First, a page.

Author ORCID Identifier

http://orcid.org/0000-0003-1209-3892 : Keren Escobar

Document Type

Article

Publication Date

2019

Publication Title

Journal of Sociology & Social Welfare

Volume

46

First Page

37

Last Page

48

Keywords

Barrio advantage, gender, health care reform, health insurance, Hispanic enclave, Hispanic paradox, intersectionality, marriage, poverty

Abstract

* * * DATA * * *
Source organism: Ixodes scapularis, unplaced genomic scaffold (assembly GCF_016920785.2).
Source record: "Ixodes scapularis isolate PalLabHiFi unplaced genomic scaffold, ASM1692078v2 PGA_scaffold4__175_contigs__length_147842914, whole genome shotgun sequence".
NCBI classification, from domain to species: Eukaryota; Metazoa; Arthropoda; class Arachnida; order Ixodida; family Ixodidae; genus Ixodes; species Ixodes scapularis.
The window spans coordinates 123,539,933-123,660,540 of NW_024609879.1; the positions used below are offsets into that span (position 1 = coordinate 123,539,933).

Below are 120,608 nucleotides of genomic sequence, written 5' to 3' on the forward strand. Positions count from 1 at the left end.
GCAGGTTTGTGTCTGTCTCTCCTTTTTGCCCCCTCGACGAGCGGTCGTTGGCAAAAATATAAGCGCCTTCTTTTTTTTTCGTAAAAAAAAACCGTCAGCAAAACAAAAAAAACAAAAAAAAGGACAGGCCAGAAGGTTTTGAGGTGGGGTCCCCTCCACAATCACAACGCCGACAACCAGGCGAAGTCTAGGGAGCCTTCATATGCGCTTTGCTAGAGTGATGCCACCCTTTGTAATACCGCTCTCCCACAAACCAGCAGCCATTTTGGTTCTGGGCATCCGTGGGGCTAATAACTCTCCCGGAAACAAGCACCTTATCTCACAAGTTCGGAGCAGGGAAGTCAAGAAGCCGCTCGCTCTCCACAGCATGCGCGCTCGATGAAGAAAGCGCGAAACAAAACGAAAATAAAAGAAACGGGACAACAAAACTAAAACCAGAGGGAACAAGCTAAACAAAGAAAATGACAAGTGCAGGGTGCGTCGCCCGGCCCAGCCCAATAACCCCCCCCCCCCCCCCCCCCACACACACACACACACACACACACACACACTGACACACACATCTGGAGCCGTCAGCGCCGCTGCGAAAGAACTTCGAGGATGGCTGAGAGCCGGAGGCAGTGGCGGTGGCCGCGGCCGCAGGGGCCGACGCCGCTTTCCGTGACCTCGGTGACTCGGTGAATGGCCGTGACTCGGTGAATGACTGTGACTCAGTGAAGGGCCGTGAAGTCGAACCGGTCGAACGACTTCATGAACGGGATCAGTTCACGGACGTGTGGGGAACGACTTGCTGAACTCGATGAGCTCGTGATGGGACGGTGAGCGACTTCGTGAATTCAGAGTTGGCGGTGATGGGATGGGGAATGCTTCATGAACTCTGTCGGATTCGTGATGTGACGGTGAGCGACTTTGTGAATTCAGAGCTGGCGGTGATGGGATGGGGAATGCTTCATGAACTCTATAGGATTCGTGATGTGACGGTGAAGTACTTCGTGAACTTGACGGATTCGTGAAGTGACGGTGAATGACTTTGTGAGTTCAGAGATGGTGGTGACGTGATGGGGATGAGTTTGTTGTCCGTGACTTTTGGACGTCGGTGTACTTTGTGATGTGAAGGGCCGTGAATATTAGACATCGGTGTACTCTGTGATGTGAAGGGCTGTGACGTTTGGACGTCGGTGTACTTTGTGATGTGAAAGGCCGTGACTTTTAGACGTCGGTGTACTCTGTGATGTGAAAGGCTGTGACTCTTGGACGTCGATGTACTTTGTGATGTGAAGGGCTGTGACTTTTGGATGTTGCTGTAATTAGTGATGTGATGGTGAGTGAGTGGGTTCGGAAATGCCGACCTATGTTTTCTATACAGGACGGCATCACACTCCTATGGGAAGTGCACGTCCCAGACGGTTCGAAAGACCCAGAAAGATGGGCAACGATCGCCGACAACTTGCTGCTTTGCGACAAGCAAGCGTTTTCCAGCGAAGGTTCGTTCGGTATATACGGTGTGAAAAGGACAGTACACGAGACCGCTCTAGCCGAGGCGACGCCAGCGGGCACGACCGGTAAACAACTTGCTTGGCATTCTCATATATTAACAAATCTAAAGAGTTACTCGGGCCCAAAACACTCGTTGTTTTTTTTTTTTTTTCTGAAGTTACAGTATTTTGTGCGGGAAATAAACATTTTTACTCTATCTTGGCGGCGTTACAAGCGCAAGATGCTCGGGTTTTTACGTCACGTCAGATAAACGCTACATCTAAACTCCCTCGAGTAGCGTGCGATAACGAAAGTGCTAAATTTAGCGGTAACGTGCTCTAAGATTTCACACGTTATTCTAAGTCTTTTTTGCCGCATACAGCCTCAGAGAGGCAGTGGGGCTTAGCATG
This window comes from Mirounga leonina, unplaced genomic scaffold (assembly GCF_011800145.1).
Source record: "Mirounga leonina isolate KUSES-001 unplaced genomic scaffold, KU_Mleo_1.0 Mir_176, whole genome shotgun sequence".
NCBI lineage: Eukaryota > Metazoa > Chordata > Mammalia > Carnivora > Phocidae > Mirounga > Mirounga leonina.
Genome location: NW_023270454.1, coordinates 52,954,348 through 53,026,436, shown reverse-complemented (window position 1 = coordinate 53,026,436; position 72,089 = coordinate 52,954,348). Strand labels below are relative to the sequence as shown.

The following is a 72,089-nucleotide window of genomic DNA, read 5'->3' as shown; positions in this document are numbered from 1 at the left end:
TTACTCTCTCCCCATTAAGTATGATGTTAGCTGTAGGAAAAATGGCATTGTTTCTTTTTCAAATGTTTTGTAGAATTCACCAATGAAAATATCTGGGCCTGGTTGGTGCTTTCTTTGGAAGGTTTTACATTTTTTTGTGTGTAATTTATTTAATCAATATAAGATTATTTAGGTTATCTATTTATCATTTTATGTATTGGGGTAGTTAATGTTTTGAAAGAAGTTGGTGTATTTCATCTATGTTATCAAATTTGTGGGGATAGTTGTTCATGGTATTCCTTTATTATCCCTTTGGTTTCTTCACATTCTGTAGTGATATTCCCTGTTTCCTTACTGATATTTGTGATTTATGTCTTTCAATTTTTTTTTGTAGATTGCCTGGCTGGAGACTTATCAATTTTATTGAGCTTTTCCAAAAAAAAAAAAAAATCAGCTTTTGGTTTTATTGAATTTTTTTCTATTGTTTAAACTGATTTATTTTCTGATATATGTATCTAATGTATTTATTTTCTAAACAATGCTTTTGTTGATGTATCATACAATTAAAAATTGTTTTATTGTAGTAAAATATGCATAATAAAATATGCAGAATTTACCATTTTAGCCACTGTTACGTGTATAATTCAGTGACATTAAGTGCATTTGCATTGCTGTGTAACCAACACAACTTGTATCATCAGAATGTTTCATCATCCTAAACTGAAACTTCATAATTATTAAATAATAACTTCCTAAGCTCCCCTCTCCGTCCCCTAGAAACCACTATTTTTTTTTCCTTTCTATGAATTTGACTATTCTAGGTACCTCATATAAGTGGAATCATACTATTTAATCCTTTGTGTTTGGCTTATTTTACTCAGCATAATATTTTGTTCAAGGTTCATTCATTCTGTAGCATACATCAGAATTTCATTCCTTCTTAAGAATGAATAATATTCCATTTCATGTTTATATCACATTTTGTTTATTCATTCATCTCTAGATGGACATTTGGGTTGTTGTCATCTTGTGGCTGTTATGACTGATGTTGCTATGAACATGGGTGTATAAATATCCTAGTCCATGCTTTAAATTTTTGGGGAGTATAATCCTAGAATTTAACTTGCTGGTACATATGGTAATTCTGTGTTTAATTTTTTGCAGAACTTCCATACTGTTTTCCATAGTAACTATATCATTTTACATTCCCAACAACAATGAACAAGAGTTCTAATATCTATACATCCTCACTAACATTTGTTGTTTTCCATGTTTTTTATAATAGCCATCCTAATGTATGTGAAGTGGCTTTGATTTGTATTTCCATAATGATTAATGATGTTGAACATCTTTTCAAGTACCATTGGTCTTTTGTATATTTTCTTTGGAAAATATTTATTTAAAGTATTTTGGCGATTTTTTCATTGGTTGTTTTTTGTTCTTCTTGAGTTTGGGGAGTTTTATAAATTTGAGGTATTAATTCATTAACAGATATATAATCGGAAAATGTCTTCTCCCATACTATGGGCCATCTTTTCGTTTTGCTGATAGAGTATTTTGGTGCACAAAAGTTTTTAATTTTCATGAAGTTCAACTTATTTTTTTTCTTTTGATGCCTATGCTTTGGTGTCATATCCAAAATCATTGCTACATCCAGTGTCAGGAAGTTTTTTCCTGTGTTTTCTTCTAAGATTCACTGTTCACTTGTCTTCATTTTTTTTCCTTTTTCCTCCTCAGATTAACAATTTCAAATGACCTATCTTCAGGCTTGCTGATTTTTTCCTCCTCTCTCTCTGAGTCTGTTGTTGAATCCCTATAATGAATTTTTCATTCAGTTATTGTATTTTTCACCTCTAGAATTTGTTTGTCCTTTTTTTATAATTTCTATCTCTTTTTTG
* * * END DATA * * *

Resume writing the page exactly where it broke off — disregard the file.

We examined Hispanic enclave paradoxical effects on cancer care among socioeconomically vulnerable people in pre-Obamacare California. We conducted a secondary analysis of a historical cohort of 511 Hispanic and 1,753 non-Hispanic white people with colon cancer. Hispanic enclaves were neighborhoods where 40% or more of the residents were Hispanic, mostly first-generation Mexican American immigrants. An interaction of ethnicity, gender, and Hispanic enclave status was observed such that the protective effects of living in a Hispanic enclave were larger for Hispanic men, particularly married Hispanic men, than women. Risks were also exposed among other study groups: the poor, the inadequately insured, Hispanic men not residing in Hispanic enclaves, Hispanic women, and unmarried people. Implications for the contemporary health care policy debate are discussed.

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